Chandler Hovey donated the land surrounding the lighthouse to the Town of Marblehead in 1947 to create a park, which now carries his name. Joseph Barry, superintendent of the town’s parks, and his wife were the last occupants of the keeper’s house, which was demolished in 1959.
Marblehead Lighthouse was automated in 1960, and its Fresnel lens was replaced by a modern optic. The Town of Marblehead now looks after the tower, while the Coast Guard monitors the light. Although periodic requests are made to paint the tower a “prettier” white, the tower remains its original “metallic brown.” In 2012, the Marblehead Rotary Club honored Carl Siegel, one of its members, for twenty years of organizing the stringing and maintenance of lights on the lighthouse every Christmas and Fourth of July.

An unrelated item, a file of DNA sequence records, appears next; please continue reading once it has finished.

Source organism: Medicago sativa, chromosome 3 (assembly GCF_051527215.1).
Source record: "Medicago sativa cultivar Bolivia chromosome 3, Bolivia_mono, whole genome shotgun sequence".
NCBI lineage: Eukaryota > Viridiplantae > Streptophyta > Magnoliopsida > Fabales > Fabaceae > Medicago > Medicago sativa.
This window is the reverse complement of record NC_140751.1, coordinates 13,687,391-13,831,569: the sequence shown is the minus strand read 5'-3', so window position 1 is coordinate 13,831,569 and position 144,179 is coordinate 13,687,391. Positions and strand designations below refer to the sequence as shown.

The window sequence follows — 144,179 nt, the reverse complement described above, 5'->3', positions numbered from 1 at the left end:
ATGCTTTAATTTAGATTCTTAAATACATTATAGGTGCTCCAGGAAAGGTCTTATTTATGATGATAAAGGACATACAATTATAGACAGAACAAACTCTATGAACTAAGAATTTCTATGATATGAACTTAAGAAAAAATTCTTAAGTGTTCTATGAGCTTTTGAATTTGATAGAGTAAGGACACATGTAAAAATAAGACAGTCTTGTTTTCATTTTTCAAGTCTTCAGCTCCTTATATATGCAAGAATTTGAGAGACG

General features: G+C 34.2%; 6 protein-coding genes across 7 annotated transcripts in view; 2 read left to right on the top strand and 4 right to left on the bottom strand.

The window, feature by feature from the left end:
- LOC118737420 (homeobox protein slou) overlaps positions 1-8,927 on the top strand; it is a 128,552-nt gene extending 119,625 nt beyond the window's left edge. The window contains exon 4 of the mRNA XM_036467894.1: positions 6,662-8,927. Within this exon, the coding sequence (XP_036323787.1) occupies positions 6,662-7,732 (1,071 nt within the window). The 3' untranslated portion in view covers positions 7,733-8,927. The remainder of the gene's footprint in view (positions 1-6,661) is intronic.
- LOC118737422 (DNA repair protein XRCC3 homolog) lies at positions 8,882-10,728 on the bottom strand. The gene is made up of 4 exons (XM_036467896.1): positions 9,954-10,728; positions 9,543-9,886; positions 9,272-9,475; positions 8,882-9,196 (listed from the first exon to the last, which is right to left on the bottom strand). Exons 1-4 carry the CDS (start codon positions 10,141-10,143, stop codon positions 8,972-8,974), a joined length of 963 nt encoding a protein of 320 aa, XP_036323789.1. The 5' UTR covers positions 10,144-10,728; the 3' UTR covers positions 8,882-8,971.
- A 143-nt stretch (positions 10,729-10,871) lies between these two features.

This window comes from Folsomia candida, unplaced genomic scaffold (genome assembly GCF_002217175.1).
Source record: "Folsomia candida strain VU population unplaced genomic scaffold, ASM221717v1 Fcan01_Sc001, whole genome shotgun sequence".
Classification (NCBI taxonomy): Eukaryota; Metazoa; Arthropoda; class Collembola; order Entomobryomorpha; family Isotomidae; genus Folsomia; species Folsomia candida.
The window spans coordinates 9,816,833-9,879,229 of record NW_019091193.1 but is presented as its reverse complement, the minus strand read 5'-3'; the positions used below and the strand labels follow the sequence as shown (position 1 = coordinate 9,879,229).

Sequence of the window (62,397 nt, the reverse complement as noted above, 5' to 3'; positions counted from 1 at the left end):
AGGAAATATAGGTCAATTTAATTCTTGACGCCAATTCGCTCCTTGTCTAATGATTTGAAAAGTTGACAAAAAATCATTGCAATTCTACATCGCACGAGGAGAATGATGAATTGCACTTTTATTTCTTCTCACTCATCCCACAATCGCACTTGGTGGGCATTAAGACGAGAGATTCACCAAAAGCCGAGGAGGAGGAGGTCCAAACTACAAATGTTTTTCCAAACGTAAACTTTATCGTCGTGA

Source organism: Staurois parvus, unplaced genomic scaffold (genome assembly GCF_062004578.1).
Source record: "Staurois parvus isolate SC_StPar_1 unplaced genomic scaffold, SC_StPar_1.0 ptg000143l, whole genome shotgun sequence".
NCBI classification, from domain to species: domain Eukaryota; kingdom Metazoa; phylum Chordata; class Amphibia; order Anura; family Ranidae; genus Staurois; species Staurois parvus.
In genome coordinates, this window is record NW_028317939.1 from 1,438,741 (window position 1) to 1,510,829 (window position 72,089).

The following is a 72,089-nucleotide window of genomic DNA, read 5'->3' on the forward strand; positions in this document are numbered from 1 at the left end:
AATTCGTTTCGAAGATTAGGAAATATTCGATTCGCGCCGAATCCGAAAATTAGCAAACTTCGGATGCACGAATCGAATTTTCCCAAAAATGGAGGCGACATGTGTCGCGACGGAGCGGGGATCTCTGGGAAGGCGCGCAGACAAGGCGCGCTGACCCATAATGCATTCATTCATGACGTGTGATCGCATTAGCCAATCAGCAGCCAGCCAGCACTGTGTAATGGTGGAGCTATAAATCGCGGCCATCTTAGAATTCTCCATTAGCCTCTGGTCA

Head Keepers: Ezekiel Darling (1835 – 1860), Jane E. Martin (1860 – 1863), John Goodwin (1863 – 1872), James S. Bailey (1872 – 1892), Albert M. Horte (1892 – 1893), Henry T. Drayton (1893 – 1928), Russell B. Eastman (1928 – 1930), Edwin C. Rogers (1930 – 1938), Harry S. Marden (1938 – 1941).